Neither star's accomplishments should be diminished as Yankees slugger clubs No. 661
By Richard Justice
Willie Mays would randomly pick up a bat he'd used a half-century earlier and roll it around in his hands. Almost instantly, he was young again.
He knows this bat. He knows the texture of its wood, the bat's weight and shape. A couple of years ago when a friend handed him one with a tiny stamp commemorating the 1963 All-Star Game, Mays knew immediately.
Mays knew before he'd looked at the notation on the barrel. He can't tell you how he knows. He just does.
To a generation or two of baseball fans, Mays is the greatest player of them all. He hit 660 home runs, but he was also a superior defensive player and baserunner. What Dusty Baker once said of Hank Aaron applies to Mays.
"The worst thing Hank ever did was hit all those home runs," Baker said, "because they overshadowed the fact that he did everything better than anyone else."
That's also true of Mays. His name is dotted around the leaderboard in everything from total bases (third) to hits (12th) to RBIs (11th). Mays was a presence, a star. He made underhand catches. His hat flew off when he rounded the bases. Mays' swing was a thing of beauty, a blend of power and precision. If you saw him play, you remembered.
So to the people who watched Willie Mays play or have seen film of him or studied his numbers, it does not matter much who passes him on the all-time home run list. He's Willie Mays, and he will forever occupy a special place in the hearts and minds of fans. Even now, there's a buzz when he walks into a ballpark.
There's a buzz when Alex Rodriguez walks into a ballpark, too. Maybe the buzz has a different meaning than it did a decade ago, but it's still there. And so a moment we knew was coming happened in Thursday night's game between the Yankees and Orioles, when Rodriguez hit the 661st home run of his career to pass Mays and stand alone in fourth place on the all-time list.
Rodriguez did it the way he'd done it so many times before. He strode into a Chris Tillman changeup in the third inning and sent it sailing over the center-field wall at Yankee Stadium. With that swing, Rodriguez trails only Barry Bonds (762), Aaron (755) and Babe Ruth (714) on the all-time list. Yep, he's just 53 home runs behind the Bambino. If this bothers you, it shouldn't.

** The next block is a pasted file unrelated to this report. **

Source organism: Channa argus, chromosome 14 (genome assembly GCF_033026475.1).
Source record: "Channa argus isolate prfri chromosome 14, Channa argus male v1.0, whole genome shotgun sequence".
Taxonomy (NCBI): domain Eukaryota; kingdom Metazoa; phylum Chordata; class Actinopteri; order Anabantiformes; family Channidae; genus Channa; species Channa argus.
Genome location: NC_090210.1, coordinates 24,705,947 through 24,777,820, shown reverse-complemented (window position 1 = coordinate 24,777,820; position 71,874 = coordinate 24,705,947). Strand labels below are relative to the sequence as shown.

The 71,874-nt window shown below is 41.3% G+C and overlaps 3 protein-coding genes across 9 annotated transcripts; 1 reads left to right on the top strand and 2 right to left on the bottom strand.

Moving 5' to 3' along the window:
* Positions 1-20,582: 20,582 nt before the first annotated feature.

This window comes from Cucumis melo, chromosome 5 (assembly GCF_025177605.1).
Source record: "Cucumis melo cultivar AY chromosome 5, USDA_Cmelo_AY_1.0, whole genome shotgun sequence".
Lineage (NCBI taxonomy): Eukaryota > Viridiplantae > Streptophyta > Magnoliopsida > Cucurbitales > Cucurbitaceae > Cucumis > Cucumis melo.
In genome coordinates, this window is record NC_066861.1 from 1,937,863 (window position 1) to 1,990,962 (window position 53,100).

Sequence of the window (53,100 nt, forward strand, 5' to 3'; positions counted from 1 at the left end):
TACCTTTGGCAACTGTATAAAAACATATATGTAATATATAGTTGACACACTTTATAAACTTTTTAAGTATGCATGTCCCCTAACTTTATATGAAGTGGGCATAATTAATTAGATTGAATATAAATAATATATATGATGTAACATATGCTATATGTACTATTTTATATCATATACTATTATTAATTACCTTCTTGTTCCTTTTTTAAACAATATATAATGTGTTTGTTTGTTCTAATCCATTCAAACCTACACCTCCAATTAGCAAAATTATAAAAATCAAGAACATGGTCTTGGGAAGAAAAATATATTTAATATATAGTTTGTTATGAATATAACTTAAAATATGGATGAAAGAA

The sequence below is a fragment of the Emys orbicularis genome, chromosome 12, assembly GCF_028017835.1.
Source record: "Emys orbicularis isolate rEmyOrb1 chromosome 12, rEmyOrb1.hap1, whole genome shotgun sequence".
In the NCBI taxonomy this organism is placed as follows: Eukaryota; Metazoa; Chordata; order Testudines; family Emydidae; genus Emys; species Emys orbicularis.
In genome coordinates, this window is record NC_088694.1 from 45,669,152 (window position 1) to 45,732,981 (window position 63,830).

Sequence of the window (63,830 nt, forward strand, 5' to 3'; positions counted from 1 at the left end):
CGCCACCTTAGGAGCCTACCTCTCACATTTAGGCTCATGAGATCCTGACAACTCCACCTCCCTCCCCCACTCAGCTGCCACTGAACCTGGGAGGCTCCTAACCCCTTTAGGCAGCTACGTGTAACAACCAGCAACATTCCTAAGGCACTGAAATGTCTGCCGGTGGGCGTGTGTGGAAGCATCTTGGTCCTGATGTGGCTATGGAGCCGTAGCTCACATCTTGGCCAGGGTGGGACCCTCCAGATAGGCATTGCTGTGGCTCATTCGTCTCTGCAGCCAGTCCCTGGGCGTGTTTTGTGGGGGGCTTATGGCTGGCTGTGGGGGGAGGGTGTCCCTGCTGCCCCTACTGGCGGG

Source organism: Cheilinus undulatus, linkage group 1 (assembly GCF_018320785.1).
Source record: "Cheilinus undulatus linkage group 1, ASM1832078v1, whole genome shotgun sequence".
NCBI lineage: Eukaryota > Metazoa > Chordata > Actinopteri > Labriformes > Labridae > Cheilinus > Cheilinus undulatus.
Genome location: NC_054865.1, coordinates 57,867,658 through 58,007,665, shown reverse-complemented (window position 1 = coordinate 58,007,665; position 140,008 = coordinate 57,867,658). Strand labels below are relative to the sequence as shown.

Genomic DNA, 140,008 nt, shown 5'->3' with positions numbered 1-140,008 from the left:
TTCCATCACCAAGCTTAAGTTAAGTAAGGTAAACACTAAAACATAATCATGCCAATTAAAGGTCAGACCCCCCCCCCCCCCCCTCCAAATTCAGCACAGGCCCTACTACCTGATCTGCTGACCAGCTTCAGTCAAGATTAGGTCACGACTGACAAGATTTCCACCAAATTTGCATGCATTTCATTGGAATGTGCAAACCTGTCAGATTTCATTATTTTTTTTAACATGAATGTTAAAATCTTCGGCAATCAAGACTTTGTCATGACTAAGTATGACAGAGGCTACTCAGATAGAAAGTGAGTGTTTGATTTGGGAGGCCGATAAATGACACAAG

When Bonds passed him, Aaron said he felt blessed to have the record as long as he did. He congratulated Bonds and hoped kids would be inspired to work hard and make history themselves.
Likewise, Mays was one of the first to congratulate A-Rod after No. 660 last week. He knew this other day was coming, too.
Here's the point.
Plenty of kids in Seattle and Texas and New York have gotten the same kind of thrill out of watching Rodriguez play as earlier generations did while watching Mays, Aaron and Ruth.
Players come and go, and so do historical milestones. What will never change are our memories of those players and how we feel about them.
A-Rod's accomplishments may have been chemically enhanced by performance-enhancing drugs, and one of the sad parts of his story is guessing what kind of career he would have had if he'd decided to play by the rules.
That aside, baseball's most cherished records are personal to many of us. They tie us to friends or family or moments in our lives. Mays is special in the Bay Area because he's a civic treasure, because he will forever be the face of the Giants (Bonds is revered in San Francisco, too, it should be noted). In Baltimore, it's that way with Cal Ripken and Brooks Robinson and others. In St. Louis, it's Stan Musial, Bob Gibson, etc.
Whatever Rodriguez did or didn't do in terms of performance-enhancing drugs, he was also blessed with amazing skills and a relentless determination to be great. Milestones can be complicated things since no two generations of players are alike. Players evolve as the game evolves.
At 40, Rodriguez is nearing the end. He'd played poorly for stretches of the 2012 and '13 seasons, and these milestone home runs come at a time when he has cooled off from a nice start and is struggling mightily.
Rodriguez also knows he can't erase whatever happened in the past, and he is doing the best he can to write a better ending to his career. Fans in Seattle who watched him take the field as an 18-year-old wunderkind in 1994 have the same kind of memories that the people who watched Mays or Mickey Mantle have for the first time.
Rodriguez's ultimate legacy is complicated and surely won't be sorted out for years. Hundreds of teammates were awed by his talent. For years, opponents measured themselves against him.
Rodriguez will leave a game that's in far better shape than it was when he made his debut. He'll ultimately be remembered for more than PEDs. Focusing solely on his missteps is a mistake.
Richard Justice is a columnist for MLB.com. Read his blog, Justice4U. This story was not subject to the approval of Major League Baseball or its clubs.